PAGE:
History/GWS 249 Reading Guide


Jewish Immigrant Women

  • Sonya Michel, “Mothers and Daughters in American Jewish Literature: The Rotted Cord,” in Elizabeth Koltun, The Jewish Woman: New Perspectives (1976). (e-reserve)

Text:

  • Kim Chernin, In My Mother’s House: A Memoir (Anniversary edition 2003; originally published 1983 as In My Mother’s House:  A Daughter’s Story; reprinted 1994), Part I: “Wasn’t I Once Also a Daughter?”
    Note: if you read the 1994 edition, read the Foreword after you finish the book; in the 2003 edition, the 1994 Foreword has moved to the end of the book to become the new Epilogue.

Questions:

  • Sonya Michel locates the sources for the literary themes of intergenerational conflict and the desire for reconciliation that recur in Jewish women’s fiction and memoirs in historical context:  Eastern European shtetl culture, lower East Side immigrant communities, and the communities that second and third generations built out of that heritage and their own vision of their future.
  • Why the focus on Jewish mothers?  Is the stereotype more accurately linked to Jewish grandmothers (the second generation)?
  • Kim Chernin offers a story about Russian Jewish immigrant heritage and culture and the extent and limits of American acculturation for the first, second, and third generations, that in this particular story is layered by Communism.  It is also a story about mothers and daughters and their intergenerational conflicts, about storytelling and voices, and about self and identity.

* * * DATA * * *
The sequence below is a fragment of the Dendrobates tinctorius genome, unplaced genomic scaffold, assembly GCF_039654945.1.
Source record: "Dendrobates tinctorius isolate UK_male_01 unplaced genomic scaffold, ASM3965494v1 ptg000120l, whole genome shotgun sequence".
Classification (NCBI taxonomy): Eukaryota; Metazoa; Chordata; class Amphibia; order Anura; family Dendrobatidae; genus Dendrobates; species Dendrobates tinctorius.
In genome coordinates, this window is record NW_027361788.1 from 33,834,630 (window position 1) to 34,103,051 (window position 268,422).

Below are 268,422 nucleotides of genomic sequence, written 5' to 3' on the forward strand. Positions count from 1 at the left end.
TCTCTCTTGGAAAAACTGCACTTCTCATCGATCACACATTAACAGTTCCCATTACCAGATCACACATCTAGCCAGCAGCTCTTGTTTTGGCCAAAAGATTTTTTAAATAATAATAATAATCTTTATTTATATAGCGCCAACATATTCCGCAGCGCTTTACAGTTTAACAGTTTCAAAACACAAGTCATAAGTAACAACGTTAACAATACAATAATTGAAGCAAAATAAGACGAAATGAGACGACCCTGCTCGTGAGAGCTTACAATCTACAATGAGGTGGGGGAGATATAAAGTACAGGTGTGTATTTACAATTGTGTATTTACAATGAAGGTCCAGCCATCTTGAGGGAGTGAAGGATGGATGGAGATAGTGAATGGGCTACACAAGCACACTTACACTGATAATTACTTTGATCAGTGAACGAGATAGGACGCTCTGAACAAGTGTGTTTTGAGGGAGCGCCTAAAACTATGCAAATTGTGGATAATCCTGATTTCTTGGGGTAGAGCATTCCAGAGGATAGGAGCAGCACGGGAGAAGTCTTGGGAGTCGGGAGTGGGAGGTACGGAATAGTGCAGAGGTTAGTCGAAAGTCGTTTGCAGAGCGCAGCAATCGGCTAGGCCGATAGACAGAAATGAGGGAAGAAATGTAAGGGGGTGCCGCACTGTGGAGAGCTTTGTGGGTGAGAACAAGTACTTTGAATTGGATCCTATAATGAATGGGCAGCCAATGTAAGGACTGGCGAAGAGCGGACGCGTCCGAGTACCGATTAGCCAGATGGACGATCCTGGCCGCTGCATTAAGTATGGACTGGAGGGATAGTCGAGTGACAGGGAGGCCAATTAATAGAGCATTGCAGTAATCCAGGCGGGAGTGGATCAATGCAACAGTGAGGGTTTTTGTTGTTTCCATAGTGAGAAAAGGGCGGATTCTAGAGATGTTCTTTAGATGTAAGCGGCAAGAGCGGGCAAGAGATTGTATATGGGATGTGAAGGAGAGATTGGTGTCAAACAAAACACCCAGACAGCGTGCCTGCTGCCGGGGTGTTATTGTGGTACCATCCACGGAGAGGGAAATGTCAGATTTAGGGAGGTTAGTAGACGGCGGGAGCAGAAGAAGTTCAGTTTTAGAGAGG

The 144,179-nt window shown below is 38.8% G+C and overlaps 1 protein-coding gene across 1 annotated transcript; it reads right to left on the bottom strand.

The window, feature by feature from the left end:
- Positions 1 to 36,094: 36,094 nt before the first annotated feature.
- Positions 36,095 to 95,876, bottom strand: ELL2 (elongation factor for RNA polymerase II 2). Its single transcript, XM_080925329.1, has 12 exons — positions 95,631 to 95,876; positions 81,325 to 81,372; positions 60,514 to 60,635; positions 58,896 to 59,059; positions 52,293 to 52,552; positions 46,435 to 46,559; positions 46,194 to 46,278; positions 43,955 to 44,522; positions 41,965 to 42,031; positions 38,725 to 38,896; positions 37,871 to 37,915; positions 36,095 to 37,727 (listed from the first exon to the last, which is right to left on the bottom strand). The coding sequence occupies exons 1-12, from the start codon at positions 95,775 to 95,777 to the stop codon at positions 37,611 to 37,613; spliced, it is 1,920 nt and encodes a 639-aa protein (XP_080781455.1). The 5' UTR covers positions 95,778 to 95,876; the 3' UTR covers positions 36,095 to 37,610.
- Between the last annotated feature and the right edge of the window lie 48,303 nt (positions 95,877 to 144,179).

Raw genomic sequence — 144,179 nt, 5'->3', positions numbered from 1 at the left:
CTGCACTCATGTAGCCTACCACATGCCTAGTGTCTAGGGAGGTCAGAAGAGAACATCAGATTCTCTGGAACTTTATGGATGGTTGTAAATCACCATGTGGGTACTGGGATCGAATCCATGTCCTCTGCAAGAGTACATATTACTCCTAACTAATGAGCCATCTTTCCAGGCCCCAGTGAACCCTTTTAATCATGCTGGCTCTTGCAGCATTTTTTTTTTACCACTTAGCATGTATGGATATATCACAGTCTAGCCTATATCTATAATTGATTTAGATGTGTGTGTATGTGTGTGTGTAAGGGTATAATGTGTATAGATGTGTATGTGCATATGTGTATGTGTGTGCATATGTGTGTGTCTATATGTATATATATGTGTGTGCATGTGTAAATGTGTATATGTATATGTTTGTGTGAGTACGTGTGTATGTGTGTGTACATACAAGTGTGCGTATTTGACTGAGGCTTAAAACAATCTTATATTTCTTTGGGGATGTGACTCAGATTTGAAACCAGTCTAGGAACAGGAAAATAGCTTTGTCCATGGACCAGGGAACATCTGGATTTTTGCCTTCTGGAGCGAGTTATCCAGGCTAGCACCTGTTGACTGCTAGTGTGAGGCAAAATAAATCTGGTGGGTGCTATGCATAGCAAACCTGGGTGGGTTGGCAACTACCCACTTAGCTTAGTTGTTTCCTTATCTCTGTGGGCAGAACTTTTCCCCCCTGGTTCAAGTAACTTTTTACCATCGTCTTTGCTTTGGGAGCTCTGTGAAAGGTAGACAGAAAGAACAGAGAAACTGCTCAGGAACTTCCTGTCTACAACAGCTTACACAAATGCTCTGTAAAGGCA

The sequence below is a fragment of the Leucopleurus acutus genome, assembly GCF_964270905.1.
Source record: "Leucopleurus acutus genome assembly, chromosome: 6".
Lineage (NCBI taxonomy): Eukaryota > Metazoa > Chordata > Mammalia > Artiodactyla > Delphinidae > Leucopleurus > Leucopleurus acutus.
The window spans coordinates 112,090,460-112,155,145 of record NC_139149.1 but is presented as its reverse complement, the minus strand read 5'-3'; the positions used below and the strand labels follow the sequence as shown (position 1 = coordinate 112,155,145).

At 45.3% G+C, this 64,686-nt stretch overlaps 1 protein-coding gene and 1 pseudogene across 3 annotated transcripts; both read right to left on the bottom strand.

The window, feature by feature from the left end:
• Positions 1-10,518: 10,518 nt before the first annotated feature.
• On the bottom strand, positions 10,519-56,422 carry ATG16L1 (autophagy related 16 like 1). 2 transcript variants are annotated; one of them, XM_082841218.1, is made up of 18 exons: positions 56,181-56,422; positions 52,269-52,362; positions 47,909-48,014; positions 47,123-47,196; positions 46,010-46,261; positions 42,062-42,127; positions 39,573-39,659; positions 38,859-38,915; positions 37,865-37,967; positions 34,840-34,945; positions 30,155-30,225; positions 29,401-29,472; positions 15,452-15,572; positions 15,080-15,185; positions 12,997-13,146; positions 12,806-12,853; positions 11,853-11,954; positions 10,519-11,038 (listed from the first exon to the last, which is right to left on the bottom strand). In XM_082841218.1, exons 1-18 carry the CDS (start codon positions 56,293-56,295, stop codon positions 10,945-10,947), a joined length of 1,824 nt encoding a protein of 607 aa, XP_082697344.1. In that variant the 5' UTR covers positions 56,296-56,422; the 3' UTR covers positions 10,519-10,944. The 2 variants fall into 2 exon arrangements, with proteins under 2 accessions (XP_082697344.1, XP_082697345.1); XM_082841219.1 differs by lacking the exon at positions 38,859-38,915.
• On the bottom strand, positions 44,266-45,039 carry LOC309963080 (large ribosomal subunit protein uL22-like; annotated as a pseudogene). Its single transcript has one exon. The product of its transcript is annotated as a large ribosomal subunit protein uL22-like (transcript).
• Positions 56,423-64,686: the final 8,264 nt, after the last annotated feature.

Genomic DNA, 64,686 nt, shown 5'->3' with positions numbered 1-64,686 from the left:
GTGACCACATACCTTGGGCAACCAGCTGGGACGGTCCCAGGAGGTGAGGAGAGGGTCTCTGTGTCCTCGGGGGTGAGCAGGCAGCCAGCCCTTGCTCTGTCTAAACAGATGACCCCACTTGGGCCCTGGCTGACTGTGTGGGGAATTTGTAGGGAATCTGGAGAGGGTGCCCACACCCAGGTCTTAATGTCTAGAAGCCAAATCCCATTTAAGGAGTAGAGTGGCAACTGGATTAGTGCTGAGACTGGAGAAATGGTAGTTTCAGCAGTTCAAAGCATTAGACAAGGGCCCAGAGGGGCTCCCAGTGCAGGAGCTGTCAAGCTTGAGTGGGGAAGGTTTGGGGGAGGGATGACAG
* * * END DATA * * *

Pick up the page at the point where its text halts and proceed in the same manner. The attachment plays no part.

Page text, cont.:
• Compare the cultural conflicts and cultural identity issues that Chernin addresses with the treatment of those in Kingston’s autobiography.  What similar threads do you find?  How might we explain the differences?
  • Compare Rose Chernin’s commitment to Communism with Meridian Hill’s commitment to the Movement.  How do these shape the focus and the outcome of the story?
  • How does Chernin set up the book in “The Proposal”?  Why does she structure the book as a series of stories that her mother told, alternating with present-day moments offered from Kim’s perspective?
  • Why do women tell stories about their mothers in order to have themselves understood?

Further reading:

  • Anzia Yezierska, “The Fat of the Land” (1920), Sandra M. Gilbert and Susan Gubar, eds., Norton Anthology of Literature by Women, pp. 1423-1442.  (reserve
  • Tillie Olsen, “I Stand Here Ironing” (1953-4), “Tell me a Riddle” (1961), in Olsen, Tell me a Riddle (1976), or in Sandra M. Gilbert and Susan Gubar, eds., Norton Anthology of Literature by Women, 1788-1820.  (reserve